Don't eat Niknaks this winter - build your business savvy

Course for artists builds much-needed bridge between creative professionals and business

Winter and summer provide two very different settings for artists working in Cape Town. Full of optimism and often spoiled for choice in terms of opportunities during the warmer months, creative professionals still seem caught unaware when winter rolls around, and work is scarce.

"Winter is when many artists play video games and eat Niknaks," says Elaine Rumboll, an artist turned businesswoman who is no stranger to the trend.

Instead, Rumboll says artists should be using the enforced down time to "up their game" by acquiring new skills and knowledge, and expanding their network. Building what she calls "a community of practice and support" in the creative industries is a process that she facilitates every year during the 13-week-long Business Acumen for Artists programme at the University of Cape Town Graduate School of Business (UCT GSB), which she has convened for the past nine years.

Rumboll - an award-winning poet and blues singer - obtained an MBA from Wits University as a way of reskilling herself, and went on to design the first Business Acumen for Artists course in 2007 in order to build a much-needed bridge between creative professionals and business.

"Creatives are not taught the importance of the commercial aspect of what they are doing in schools and universities. It is a systemic problem, not just in South Africa but worldwide," she says.

The course's content sprang directly from the skills that artists in Cape Town's creative suburb, Observatory said they lacked most - among them financial management and fluency in the language of business.

The course has developed in line with the changing needs of the market. Today, a cutting-edge social media and marketing component gives artists the tools to engage with their audiences online. Ari Kruger and Julia Anastasopoulos, who created the South African YouTube sensation Suzelle DIY after attending the course in 2014, have demonstrated how to utilise skills like these to gain national acclaim.

The Do-It-Yourself web series which features Suzelle, a "boeremeisie", or farm girl, who provides hilarious and often ingenious tips on getting chores done around the house, has gained a loyal following via its YouTube channel and social media pages, which include more than 52,000 Facebook fans. It recently partnered with South Africa's largest online retailer,, where viewers can access "Suzelle's Wish List", a (pink) selection of tools and other items that appear in the bite-sized one to two minute-long episodes. It's a well-placed digital partnership that would be the envy of entrepreneurs in any industry. Both artists claim that they couldn't have done it without the Business Acumen for Artists programme.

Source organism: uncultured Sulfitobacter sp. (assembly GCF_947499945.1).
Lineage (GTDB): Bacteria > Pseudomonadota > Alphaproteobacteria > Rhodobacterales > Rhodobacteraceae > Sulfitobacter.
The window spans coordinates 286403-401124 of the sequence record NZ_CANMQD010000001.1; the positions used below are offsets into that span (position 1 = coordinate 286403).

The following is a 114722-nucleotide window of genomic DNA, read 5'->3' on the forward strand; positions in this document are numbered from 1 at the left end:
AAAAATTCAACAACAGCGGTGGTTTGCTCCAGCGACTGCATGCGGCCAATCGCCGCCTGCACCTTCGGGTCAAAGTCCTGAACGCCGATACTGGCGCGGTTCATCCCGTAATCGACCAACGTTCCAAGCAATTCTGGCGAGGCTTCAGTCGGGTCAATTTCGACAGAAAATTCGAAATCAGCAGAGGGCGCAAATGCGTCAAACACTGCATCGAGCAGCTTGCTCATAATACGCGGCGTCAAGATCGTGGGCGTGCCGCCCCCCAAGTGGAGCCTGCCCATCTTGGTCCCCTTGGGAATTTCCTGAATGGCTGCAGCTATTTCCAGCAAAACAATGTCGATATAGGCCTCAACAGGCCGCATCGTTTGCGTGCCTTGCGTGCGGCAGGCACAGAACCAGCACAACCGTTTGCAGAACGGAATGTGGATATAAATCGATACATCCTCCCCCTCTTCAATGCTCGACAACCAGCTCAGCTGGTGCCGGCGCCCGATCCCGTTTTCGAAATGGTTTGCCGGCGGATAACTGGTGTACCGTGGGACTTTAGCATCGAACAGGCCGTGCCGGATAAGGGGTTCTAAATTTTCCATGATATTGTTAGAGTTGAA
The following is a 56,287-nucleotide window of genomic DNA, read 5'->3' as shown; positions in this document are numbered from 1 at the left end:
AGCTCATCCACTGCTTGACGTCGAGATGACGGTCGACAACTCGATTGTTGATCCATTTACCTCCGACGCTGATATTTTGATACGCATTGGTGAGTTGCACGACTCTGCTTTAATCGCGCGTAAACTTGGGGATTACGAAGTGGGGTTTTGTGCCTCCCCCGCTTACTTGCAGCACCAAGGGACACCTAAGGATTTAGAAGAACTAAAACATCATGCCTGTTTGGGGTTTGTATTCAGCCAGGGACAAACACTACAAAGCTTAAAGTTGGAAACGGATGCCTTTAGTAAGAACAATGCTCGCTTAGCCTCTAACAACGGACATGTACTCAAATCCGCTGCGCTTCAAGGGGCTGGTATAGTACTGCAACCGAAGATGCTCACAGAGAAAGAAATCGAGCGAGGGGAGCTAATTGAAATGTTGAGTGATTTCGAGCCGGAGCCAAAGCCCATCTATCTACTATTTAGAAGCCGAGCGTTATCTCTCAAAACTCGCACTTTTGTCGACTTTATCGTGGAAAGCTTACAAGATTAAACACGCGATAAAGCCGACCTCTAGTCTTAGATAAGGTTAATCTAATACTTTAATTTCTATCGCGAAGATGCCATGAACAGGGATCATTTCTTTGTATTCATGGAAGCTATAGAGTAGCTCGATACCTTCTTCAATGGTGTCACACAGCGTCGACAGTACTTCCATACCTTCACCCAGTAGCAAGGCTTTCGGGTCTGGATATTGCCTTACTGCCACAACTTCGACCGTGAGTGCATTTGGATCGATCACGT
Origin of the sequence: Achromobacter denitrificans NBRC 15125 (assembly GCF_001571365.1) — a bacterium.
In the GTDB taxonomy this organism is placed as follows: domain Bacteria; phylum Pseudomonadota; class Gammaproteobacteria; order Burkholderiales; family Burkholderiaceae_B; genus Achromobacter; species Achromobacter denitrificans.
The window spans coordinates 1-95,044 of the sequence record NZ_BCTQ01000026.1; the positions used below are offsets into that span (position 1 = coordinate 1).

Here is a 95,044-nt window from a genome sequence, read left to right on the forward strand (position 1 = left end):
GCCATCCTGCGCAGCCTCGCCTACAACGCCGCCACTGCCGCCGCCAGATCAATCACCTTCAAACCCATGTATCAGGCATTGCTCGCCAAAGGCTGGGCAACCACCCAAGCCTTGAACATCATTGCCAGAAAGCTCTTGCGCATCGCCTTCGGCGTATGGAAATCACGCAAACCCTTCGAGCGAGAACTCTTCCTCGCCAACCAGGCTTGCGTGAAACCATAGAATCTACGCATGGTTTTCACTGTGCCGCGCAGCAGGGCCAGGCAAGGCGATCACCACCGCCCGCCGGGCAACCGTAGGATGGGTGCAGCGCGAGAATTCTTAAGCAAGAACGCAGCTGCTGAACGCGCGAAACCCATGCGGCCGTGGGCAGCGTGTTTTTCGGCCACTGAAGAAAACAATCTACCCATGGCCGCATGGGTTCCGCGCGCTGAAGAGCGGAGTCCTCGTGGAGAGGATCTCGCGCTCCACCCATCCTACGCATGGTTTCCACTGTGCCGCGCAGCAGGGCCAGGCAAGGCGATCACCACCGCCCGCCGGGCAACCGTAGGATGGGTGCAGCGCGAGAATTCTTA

"Marketing and advertising has never been easier for the people who know how to use the web," says Dave Duarte, a World Economic Forum Young Global Leader and social media and marketing guru who teaches these skills through a combination of formal processes and discussions or practical exercises during the course. "Whether it's word of mouth, or simply being at the right outlet at the right time, savvy creative entrepreneurs are using information to guide their marketing decisions."

Other lecturers include renowned South African ceramicist Lisa Firer, who guides the class through an exercise using a "vision board" to help distil their creative objectives. Identifying ones goals and individually exploring what drives you to create is a vital part of the learning process.

"If you understand the 'Why', then the 'How' comes easier," Rumboll says, who has designed a series of exercises that help artists identify psychological barriers to their own success.

Along with encouraging an entrepreneurial mind-set, establishing a network of peers is the second broad area covered by the course. This is not only a by-product of having a diverse range of participants, from jewellers to poets, but strong networks are also built through a structured six-month mentorship at the end of the course. Collaborations, in-kind projects - and solid friendships - arise every year, says Rumboll.

Well-known South Africa filmmaker Simon Taylor of Periphery Films found this aspect of the course invaluable. "I went into the programme feeling like I was on an island. I felt really lonely as a creative entrepreneur, so to connect with people feeling the same way was amazing. It was almost like a support group and the experience was on the level of mind and heart adjustment, it was not just about learning new things."

Learning to develop fluency in the language of business and to sharpen basic business skills is the third of the three focus areas. Finally, participants are required to conceptualise and concretise a business idea. "They spend the 13 weeks prodding it from different angles, and by the end of it we want participants to have a product or service that they can actually ship," explains Rumboll. Participants pitch their business idea to a panel of judges, who evaluate its feasibility.

The course, which is the only one of its kind in the country, offers creative professionals the necessary support to hone invaluable practical skills. Artists are the lifeblood of innovation, says Rumboll. With their development, South Africa will increasingly feel the economic benefits of this transition from "artist" to "creative entrepreneur".

10 Jun 2015 13:37